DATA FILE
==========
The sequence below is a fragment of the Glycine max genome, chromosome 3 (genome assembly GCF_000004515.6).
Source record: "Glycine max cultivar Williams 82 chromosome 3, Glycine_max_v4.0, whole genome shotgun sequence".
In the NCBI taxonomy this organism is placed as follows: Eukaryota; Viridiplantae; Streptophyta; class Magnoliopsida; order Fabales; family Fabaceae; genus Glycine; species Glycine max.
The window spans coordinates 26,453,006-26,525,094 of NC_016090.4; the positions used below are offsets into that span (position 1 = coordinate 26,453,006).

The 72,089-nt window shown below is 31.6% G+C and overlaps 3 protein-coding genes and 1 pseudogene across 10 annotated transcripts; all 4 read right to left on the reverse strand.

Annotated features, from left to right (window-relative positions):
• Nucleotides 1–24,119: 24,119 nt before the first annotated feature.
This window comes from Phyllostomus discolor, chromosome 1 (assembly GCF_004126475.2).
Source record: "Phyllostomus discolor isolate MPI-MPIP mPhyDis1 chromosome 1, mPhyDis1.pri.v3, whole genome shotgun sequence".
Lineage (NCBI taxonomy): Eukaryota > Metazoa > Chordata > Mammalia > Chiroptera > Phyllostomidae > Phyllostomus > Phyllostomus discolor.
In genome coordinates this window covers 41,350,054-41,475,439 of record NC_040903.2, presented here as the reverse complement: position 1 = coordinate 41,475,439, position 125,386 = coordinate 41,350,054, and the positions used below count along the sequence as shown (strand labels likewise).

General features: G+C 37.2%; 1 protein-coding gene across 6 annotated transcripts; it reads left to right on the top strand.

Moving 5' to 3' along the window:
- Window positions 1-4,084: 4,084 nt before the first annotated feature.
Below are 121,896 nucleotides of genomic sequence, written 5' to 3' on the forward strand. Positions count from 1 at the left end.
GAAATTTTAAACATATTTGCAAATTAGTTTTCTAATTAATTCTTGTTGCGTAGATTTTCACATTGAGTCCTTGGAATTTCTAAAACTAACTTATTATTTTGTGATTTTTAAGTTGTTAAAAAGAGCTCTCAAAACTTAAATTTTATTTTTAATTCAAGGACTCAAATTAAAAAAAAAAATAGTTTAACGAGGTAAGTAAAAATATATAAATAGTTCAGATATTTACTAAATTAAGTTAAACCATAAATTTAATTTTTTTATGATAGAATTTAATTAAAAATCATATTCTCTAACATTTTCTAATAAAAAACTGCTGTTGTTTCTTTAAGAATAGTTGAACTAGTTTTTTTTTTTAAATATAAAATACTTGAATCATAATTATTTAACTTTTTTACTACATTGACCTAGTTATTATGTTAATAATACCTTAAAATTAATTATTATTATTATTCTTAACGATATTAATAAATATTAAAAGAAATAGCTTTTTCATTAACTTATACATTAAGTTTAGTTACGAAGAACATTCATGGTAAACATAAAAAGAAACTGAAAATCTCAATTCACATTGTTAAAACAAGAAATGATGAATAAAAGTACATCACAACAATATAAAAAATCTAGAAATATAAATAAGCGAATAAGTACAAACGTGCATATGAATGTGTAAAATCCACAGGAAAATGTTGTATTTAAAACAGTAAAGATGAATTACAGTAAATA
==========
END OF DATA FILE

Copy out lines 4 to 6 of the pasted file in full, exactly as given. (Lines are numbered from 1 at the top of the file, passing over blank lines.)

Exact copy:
The window spans coordinates 26,453,006-26,525,094 of NC_016090.4; the positions used below are offsets into that span (position 1 = coordinate 26,453,006).

The 72,089-nt window shown below is 31.6% G+C and overlaps 3 protein-coding genes and 1 pseudogene across 10 annotated transcripts; all 4 read right to left on the reverse strand.

Annotated features, from left to right (window-relative positions):